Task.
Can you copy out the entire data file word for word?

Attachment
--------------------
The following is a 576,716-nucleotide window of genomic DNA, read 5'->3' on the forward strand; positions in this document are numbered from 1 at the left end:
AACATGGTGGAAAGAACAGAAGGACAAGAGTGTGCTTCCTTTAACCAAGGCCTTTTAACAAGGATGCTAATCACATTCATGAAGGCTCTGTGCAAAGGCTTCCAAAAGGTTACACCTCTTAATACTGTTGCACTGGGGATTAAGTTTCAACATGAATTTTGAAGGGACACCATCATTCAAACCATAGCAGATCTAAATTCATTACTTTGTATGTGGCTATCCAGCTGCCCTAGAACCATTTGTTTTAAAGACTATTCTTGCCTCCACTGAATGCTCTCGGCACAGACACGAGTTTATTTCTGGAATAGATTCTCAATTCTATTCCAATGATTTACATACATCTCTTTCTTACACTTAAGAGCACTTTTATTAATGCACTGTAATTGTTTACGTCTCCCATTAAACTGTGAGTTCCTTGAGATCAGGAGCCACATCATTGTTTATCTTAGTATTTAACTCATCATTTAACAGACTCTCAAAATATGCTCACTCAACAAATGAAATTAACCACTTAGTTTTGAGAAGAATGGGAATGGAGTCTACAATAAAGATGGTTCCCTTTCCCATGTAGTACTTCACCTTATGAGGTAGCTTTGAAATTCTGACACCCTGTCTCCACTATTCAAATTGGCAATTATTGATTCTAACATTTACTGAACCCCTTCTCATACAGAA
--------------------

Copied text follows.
The following is a 576,716-nucleotide window of genomic DNA, read 5'->3' on the forward strand; positions in this document are numbered from 1 at the left end:
AACATGGTGGAAAGAACAGAAGGACAAGAGTGTGCTTCCTTTAACCAAGGCCTTTTAACAAGGATGCTAATCACATTCATGAAGGCTCTGTGCAAAGGCTTCCAAAAGGTTACACCTCTTAATACTGTTGCACTGGGGATTAAGTTTCAACATGAATTTTGAAGGGACACCATCATTCAAACCATAGCAGATCTAAATTCATTACTTTGTATGTGGCTATCCAGCTGCCCTAGAACCATTTGTTTTAAAGACTATTCTTGCCTCCACTGAATGCTCTCGGCACAGACACGAGTTTATTTCTGGAATAGATTCTCAATTCTATTCCAATGATTTACATACATCTCTTTCTTACACTTAAGAGCACTTTTATTAATGCACTGTAATTGTTTACGTCTCCCATTAAACTGTGAGTTCCTTGAGATCAGGAGCCACATCATTGTTTATCTTAGTATTTAACTCATCATTTAACAGACTCTCAAAATATGCTCACTCAACAAATGAAATTAACCACTTAGTTTTGAGAAGAATGGGAATGGAGTCTACAATAAAGATGGTTCCCTTTCCCATGTAGTACTTCACCTTATGAGGTAGCTTTGAAATTCTGACACCCTGTCTCCACTATTCAAATTGGCAATTATTGATTCTAACATTTACTGAACCCCTTCTCATACAGAA